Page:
EMRs probed for over billing
February 16, 2013 in Medical Technology
Editor’s note: The following report is published here with permission from the Center for Public Integrity.
The Obama administration is forging ahead with a multi-billion dollar plan to shift from paper to electronic medical records, despite continuing concerns the program may be prompting some doctors and hospitals to improperly bill higher fees to Medicare. An investigation into those billing questions – which convened a hearing Wednesday – has yet to produce much in the way of results, and critics are questioning the seriousness of the efforts.
Some digital records software marketed to medical professionals may be encouraging use of elevated billing codes that pay fatter fees, according to the nation’s top health information technology official. That could undermine cost savings the government expects to achieve by adopting the digital systems.
“There is a lot we don’t know about that,” Farzad Mostashari, the National Coordinator for Health Information Technology, said Wednesday at a hearing of policy experts studying the billing issue. “We don’t know if the shift (in higher billing) reflects appropriate coding or inappropriate coding.” He added: “We don’t know if this leads to an increase in costs … or has other impacts.”
[See also: EMRs help docs document higher Medicare fees.]
In October, Mostashari directed the panel of experts to investigate whether the digital systems allow doctors to cut and paste records from prior encounters with a patient, a practice known as “cloning.” Many experts say this process can raise the size of a patient’s bill, even though it reflects little in the way of added or necessary medical service.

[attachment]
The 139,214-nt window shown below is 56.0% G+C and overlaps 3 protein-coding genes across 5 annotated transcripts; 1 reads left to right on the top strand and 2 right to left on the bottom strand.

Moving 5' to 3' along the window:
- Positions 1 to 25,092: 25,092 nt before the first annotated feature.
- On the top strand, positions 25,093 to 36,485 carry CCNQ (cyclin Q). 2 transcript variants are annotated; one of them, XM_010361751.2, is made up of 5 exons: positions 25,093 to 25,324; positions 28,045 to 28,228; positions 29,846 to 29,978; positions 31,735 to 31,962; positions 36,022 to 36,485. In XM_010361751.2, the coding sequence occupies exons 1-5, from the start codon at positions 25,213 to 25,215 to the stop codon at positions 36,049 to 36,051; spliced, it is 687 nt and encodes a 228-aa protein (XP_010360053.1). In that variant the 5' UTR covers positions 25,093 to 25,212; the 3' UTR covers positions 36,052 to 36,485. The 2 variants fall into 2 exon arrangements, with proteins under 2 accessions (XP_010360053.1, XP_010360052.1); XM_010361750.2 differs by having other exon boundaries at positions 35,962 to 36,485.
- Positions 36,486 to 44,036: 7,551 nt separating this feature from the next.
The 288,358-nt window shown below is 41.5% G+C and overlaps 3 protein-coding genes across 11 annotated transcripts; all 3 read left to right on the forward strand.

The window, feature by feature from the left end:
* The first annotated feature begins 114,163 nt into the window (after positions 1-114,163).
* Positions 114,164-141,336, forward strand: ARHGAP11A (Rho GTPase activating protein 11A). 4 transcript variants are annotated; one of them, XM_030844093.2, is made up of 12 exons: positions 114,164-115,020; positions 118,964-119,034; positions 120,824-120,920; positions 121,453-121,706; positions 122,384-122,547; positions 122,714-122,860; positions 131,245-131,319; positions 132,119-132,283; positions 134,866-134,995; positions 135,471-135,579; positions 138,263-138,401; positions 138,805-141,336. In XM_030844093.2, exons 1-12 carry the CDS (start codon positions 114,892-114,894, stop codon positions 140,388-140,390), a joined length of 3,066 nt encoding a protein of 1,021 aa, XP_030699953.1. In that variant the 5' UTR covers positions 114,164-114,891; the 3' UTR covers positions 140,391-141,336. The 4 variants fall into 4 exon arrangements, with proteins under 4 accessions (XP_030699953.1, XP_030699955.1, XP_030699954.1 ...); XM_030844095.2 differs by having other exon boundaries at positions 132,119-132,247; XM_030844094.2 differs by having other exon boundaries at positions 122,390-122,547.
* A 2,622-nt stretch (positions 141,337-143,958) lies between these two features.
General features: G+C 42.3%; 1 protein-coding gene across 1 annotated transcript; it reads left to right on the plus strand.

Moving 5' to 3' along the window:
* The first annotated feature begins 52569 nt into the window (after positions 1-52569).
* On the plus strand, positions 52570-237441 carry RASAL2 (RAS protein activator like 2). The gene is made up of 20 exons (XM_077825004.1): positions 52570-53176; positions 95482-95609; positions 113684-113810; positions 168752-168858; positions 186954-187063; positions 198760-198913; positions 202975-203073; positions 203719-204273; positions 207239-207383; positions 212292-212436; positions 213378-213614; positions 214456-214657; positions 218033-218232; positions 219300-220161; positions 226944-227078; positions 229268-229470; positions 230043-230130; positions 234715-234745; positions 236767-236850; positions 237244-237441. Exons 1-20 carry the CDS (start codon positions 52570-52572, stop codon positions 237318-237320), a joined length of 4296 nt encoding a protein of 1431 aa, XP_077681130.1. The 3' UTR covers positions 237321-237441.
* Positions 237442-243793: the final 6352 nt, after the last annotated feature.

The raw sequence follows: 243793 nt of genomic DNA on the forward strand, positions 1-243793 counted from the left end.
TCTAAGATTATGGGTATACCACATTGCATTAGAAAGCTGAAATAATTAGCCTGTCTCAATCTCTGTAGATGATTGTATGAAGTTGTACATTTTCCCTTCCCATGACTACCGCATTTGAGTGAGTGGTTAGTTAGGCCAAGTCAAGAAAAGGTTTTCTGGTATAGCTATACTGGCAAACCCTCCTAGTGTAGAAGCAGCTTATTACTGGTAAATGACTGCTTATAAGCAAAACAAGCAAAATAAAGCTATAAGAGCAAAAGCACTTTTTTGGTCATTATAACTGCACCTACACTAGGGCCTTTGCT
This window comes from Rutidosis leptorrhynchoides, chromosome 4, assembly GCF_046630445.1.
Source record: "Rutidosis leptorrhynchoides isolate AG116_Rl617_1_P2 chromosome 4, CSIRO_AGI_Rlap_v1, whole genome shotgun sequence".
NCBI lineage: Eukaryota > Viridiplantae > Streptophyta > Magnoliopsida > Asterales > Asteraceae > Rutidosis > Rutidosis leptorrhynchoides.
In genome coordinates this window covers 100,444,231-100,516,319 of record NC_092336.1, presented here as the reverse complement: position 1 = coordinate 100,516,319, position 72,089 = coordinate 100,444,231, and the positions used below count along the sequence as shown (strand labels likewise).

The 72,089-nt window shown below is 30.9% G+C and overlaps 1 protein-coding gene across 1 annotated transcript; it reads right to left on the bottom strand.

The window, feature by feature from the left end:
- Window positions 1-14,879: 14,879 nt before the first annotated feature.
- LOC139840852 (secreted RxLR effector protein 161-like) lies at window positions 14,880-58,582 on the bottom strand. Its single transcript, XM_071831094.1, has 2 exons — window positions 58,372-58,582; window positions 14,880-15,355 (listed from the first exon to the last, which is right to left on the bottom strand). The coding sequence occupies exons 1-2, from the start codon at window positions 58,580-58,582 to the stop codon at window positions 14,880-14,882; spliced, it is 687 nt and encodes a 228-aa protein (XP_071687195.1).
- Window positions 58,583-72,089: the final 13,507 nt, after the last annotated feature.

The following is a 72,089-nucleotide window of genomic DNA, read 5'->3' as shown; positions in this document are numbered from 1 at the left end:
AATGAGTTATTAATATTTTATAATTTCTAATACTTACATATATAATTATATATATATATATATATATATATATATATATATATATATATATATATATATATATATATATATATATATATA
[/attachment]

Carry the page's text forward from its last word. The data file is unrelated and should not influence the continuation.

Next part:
Mostashari’s called for the review in the wake of the Center for Public Integrity’s “Cracking the Codes” series, which found that thousands of medical professionals have steadily billed higher rates for treating seniors on Medicare over the last decade — adding $11 billion or more to their fees. The investigation suggested that Medicare billing errors and abuses are worsening as doctors and hospitals switch to electronic health records.
Mostashari said at the start of Wednesday’s daylong hearing that it is “pretty clear” that if digital health records are “documenting care that didn’t occur, that’s not just fraud, it’s really dangerous medicine.”
But the policy panel spent less than an hour listening to four witnesses discuss the billing issue, suggesting that officials aren’t likely to quickly resolve concerns about potential fraud and abuse even as they commit up to $30 billion in government funding to encourage doctors and hospitals to purchase electronic records.
Ivy Baer, representing the Association of American Medical Colleges, recommended in her testimony that use of the “copy/paste” functions be limited and that doctors only document services “pertinent” to treating the patient’s current medical problem.
[See also: EMR usability seen lacking.]
Article source: http://www.healthcareitnews.com/news/emrs-probed-over-billing